When you buy homeowners insurance, it acts as a safety net for your home. With the median home price in the U.S. coming in at $315,000, you could be paying hundreds of thousands of dollars to replace it or repair it. Without home insurance, that money would come out of your pocket.
If the average cost of a house doesn’t convince you that you need homeowners insurance, your mortgage company certainly will. Almost every mortgage provider will require its borrowers to have insurance that covers the full value of a property, and they won’t make a mortgage loan without proof of it.
If you suffer a loss—fire, burglary, severe storm, etc.—you can call your agent or the insurance company and start the claims process. An adjuster will assist you in assessing the damage and determining your reimbursement.
That’s Home Insurance 101, but, as you’ve probably already guessed, there is more to it than that. Here are some of the details:
The benefits you receive from homeowners insurance will depend on several factors
The following factors affect not only the benefits you receive but also the price (premium) that you will pay for the coverage:
- The limits you set on your policy, both for the structure and your belongings
- The deductible, which is the amount you agree to pay before your coverage begins
- The type of coverage you have chosen, which could be either actual cash value (the depreciated amount of your loss) or the full replacement value of your home and belongings
Which areas are protected by homeowners insurance?
There is no one-size-fits-all homeowners policy. You can design them to your specific needs, but there are standard elements to most policies that define the areas of coverage or non-coverage.
Damage to the interior or exterior of your house: these include damage from fire, lightning, vandalism, hurricanes, or other covered disasters. Your insurer will compensate you so that you can rebuild or repair your house.
Detached garages, sheds, or other buildings on the property: these might be covered, or you may need to protect them with a separate policy using the same guidelines as for the main structure.
Destruction or damage resulting from floods, earthquakes, and poor home maintenance: these are typically not covered and may require separate riders.
Appliances, furniture, and clothing: these and most of the other contents within the house will be covered if they are destroyed in an insured disaster.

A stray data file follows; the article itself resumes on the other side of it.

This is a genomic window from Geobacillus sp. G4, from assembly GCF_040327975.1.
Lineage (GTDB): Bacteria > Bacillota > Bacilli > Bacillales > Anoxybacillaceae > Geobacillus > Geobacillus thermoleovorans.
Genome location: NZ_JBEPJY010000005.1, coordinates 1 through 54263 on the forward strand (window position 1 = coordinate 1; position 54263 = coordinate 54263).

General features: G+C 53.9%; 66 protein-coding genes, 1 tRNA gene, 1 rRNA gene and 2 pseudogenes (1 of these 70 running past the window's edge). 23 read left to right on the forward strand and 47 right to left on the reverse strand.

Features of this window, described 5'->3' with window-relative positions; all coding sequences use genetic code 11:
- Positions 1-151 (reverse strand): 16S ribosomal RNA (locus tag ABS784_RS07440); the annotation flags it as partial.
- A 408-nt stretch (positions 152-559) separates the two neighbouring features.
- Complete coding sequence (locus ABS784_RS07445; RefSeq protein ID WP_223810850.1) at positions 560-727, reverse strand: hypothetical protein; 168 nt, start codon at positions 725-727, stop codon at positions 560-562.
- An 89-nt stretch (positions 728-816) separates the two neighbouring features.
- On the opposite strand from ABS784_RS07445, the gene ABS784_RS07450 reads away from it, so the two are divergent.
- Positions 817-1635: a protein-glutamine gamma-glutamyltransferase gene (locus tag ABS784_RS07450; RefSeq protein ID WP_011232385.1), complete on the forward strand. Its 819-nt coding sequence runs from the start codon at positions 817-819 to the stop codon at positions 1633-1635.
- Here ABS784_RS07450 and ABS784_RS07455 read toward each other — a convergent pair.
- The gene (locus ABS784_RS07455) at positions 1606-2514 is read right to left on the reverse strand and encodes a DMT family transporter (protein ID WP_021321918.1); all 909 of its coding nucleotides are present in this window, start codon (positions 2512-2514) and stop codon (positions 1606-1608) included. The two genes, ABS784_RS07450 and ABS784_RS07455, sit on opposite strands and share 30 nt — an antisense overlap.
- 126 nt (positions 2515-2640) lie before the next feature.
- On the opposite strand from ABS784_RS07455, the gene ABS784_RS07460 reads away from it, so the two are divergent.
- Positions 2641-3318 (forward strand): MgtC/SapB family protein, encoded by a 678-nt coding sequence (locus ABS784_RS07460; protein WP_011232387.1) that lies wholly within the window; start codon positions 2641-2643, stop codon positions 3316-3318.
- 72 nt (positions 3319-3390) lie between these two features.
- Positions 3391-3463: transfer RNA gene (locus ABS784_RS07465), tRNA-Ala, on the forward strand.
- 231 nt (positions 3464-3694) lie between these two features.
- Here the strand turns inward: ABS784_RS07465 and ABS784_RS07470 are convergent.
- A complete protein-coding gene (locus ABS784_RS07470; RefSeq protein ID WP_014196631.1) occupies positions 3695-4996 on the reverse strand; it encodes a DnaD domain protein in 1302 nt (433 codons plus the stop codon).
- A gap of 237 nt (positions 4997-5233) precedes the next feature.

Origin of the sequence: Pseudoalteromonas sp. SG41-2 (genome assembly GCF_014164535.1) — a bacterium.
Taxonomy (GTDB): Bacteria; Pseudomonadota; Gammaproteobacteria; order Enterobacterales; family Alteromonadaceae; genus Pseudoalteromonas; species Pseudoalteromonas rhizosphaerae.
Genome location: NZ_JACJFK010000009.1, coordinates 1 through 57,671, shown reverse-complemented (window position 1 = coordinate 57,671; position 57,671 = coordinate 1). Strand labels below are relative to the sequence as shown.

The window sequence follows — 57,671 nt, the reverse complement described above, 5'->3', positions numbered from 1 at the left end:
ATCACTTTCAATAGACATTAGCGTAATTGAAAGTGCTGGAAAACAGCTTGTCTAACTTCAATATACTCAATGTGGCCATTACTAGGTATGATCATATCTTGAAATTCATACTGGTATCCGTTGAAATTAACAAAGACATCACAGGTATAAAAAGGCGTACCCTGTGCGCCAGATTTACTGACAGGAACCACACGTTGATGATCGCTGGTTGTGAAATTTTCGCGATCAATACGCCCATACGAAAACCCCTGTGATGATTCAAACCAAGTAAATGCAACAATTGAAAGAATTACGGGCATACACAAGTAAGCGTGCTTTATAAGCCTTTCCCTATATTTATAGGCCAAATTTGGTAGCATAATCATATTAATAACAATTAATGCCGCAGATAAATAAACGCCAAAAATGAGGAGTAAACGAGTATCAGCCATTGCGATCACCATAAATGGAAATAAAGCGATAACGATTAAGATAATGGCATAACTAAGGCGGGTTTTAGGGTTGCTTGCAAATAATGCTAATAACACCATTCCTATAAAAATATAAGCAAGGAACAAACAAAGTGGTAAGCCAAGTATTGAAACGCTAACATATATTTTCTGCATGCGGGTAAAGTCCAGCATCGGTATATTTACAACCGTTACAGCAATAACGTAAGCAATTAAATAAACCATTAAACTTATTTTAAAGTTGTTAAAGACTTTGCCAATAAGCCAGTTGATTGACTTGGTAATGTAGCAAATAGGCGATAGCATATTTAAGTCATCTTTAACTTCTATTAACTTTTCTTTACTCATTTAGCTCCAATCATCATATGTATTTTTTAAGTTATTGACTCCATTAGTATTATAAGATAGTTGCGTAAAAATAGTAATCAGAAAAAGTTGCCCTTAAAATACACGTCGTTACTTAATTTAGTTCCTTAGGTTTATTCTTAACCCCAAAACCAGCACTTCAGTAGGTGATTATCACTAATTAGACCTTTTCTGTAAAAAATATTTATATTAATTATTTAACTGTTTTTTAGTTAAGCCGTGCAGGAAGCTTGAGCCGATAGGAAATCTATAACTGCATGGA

Personal liability for damage or injuries: this means you are protected from lawsuits. For example, if your dog bites the neighbor or she falls and injures herself on your property, you will be covered.
Is a furnace covered under homeowners insurance?
In some cases, it’s covered. Let’s say you have a heat pump, and a tree falls on the outdoor unit during a storm and destroys it. Storm damage would be among the list of perils covered by your policy, so your unit would be replaced.
Another scenario: you have an indoor furnace, and frozen pipes cause damage to it. Or perhaps an electrical surge damages the wiring, and it requires extensive repairs. Once again, both are covered perils and would qualify for reimbursement from the insurer.
Now, suppose your furnace breaks down from years of wear-and-tear, or it needs repairs because you haven’t maintained it properly. These are not on the list of covered perils and are not protected by most homeowners insurance policies.
Does homeowners insurance cover laptop damage?
A laptop computer might be covered, but like with a furnace, there are exceptions. With a laptop, the two questions to be answered will be: How are you using it? Whose fault is it for the damage?
Is the laptop for business or personal use?
Homeowners insurance will cover your laptop at home, or away from home if it’s confined to personal use. Many policies will have limits on how much they’ll pay for computer hardware, so you might not be fully reimbursed. If your laptop is used for business, however, you might not have any coverage.
What caused the damage or loss?
If you lose your computer in a fire, someone steals it, or a tree falls on your house and destroys it, you will have a valid claim. If you spill coffee on it or drop it, you’re probably not going to have a claim. Homeowners insurance typically doesn’t protect you from those preventable mistakes, and it also won’t pay for poor workmanship or for an older computer that gives out.
The bottom line
Homeowners insurance typically covers loss and damage to your home’s interior and exterior, the loss or theft of your possessions, and personal liability for harm to others. Your policy will list the perils that will qualify for reimbursement, how much you are willing to pay out of pocket (the deductible), and the total amounts that are covered.
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